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The Polymer Vision flexible active-matrix display combines Philips' ultra-thin polymer backplane with organic TFTs and E Ink's electronic ink frontplane.
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While all of these products are initially being built on glass substrates, the shift to flexible substrates is under way. Sharp has demonstrated a 4-in. color polysilicon TFT display on plastic with a resolution of 240 × 240 pixels, and Sony and Toshiba reportedly have developed similar technology. In addition, Polymer Vision, a division of Philips, has been able to make organics-based QVGA (320 × 240 pixels) active-matrix displays with a diagonal of 5 in., a resolution of 85 dpi, and a bending radius of 2 cm. The displays combine a 25-µm thick active-matrix backplane containing the polymer electronics-based pixel drivers, with a 200-µm frontplane of reflective "electronic ink" developed by E Ink (see photo, [right]). With nearly 80,000 TFTs, the resulting display is the largest organic electronics–based display yet.

Best approach?

All recent hoopla aside, however, flexible displays are not synonymous with organic LEDs. Engineers have been pursuing various flexible-display technologies for more than 20 years. Each technology has spent a certain amount of time in the limelight as the next solution to the problem of how to produce a display that is flexible, durable, low cost, and also provides adequate resolution, contrast, color, viewing angle, and switching speed. According to Bob Pinnel, chief technology officer at the United States Display Consortium (USDC; San Jose, CA), developers of flexible displays have come to realize there is no single "best" solution—rather, customer requirements tend to determine the most appropriate technology.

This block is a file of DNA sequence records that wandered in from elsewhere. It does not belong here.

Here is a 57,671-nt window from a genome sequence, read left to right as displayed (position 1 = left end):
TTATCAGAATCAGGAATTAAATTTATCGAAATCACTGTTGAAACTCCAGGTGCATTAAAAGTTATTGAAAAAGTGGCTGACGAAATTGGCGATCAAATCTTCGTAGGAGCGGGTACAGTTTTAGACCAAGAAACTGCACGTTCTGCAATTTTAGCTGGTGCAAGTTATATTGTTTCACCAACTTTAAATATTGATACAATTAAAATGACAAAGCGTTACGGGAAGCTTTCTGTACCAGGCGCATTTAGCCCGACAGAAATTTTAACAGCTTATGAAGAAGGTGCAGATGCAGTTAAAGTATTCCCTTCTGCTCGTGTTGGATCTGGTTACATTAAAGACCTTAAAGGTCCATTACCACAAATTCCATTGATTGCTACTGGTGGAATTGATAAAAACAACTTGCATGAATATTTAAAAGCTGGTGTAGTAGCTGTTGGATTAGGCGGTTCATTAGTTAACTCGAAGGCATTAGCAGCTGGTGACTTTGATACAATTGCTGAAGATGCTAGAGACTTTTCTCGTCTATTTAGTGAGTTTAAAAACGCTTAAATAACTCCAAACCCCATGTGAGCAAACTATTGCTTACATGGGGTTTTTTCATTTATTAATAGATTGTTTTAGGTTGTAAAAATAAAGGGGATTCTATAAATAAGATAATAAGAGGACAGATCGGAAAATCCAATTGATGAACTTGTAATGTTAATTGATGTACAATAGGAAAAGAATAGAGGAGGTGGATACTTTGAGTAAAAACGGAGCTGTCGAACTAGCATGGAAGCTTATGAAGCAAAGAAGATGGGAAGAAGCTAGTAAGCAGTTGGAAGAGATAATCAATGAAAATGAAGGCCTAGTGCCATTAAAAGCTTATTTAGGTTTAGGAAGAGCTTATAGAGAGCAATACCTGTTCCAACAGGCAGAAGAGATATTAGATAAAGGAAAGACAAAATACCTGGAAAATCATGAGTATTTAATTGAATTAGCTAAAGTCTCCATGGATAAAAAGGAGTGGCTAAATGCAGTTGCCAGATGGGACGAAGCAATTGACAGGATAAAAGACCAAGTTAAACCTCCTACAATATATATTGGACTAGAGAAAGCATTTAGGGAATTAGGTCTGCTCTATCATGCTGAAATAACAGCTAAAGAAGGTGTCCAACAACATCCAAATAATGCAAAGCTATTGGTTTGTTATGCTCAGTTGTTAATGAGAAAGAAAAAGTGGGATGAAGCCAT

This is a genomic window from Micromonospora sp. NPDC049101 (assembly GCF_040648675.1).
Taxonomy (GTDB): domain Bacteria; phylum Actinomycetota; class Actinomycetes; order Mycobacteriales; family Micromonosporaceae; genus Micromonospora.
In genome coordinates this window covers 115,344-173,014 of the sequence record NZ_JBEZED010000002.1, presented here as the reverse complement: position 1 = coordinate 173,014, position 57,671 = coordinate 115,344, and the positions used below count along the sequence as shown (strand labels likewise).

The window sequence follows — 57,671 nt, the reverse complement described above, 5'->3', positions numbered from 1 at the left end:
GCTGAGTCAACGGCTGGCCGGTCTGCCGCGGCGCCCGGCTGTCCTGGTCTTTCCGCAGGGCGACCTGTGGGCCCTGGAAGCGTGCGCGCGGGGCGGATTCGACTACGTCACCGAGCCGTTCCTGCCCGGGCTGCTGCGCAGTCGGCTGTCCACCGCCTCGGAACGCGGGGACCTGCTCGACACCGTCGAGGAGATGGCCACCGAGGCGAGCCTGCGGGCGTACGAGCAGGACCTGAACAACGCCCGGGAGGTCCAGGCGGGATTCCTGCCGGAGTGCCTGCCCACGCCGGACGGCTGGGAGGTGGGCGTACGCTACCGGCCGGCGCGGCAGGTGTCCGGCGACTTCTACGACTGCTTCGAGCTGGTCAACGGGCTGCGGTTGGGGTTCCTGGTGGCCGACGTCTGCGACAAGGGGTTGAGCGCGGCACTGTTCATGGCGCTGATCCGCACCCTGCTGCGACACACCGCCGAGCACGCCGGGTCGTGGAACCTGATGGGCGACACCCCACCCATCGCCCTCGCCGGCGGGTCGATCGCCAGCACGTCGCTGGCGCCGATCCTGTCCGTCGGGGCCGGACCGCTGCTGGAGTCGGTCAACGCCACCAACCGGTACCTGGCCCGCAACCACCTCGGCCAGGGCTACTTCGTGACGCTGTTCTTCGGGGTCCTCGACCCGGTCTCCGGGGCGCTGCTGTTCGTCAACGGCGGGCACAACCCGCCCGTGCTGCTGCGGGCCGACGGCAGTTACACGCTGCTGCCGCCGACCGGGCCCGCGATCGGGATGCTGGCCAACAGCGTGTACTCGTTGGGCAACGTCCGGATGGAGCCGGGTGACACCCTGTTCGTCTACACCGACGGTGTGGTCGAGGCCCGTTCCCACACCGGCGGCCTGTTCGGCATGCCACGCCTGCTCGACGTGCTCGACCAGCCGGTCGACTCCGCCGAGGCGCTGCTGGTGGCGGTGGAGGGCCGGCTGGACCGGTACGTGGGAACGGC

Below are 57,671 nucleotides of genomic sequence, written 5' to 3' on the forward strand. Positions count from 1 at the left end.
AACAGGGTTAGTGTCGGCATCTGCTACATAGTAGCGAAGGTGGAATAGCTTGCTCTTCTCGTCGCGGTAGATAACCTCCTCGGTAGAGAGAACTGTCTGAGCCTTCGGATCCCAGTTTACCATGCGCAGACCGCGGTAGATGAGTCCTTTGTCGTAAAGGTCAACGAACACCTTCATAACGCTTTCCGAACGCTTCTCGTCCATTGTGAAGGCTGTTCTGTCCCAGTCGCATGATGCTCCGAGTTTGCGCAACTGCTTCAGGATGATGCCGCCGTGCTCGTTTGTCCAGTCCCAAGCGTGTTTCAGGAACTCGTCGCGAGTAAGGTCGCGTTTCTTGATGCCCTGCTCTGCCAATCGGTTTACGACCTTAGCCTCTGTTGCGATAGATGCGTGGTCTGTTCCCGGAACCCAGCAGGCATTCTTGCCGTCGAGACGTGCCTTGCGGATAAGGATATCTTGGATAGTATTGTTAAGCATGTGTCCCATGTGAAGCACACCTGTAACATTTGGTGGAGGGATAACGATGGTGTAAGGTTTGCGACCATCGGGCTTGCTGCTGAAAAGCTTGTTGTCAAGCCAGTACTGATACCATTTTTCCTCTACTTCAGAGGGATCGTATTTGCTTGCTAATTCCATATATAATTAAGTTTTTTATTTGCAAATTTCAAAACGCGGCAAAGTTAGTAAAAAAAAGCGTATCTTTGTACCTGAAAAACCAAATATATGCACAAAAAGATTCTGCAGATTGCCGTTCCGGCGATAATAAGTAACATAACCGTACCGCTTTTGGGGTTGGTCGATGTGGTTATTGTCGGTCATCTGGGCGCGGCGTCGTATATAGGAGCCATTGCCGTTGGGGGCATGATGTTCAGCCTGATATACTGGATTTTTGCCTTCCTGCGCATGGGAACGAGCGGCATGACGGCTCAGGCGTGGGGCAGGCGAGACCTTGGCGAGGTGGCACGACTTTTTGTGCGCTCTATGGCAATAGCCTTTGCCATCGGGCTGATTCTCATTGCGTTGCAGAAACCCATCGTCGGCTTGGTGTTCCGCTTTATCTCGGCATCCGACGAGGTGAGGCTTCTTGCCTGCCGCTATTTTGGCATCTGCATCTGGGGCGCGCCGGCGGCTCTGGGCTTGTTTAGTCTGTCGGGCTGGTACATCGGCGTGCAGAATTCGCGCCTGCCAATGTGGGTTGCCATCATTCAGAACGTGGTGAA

The Army's flexible-display initiative, for example, will initially focus on electrophoretics, a low-power-consumption display technology better known for its role in e-paper, e-books, and e-signage. There are currently a handful of commercial e-paper technologies—Gyricon's Smart Paper, for example, is produced in a roll like conventional paper but is actually two sheets of thin plastic with millions of tiny bichromal beads embedded in between. Each bead has a different color on each side, and the hemispheres carry either positive or negative charges. When voltage is applied to the surface, the beads rotate to present one side or the other to the viewer. The image stays in place until a new voltage pattern is applied, which erases the previous image and generates a new one.

E Ink uses stationary microcapsules that contain white particles, black particles, and a clear fluid. When a charge is applied to the capsule, black particles rise to the top—an opposite charge brings the white particles to the top. A third e-paper technology announced last year by Philips Research uses black oil and water trapped in tiny cells to create black and white pixels. An electric charge makes the water push the black oil to the side, exposing a white surface underneath.

Liquid-crystal technology also lends itself to flexible displays such as e-books, although there are performance tradeoffs. Transmissive LCDs, which require an additional lamp to backlight the LCD, are good for high-brightness applications, while reflective LCDs, which offer longer battery life because no additional illumination is needed, are more appropriate for applications involving ambient light, although they suffer from poorer contrast.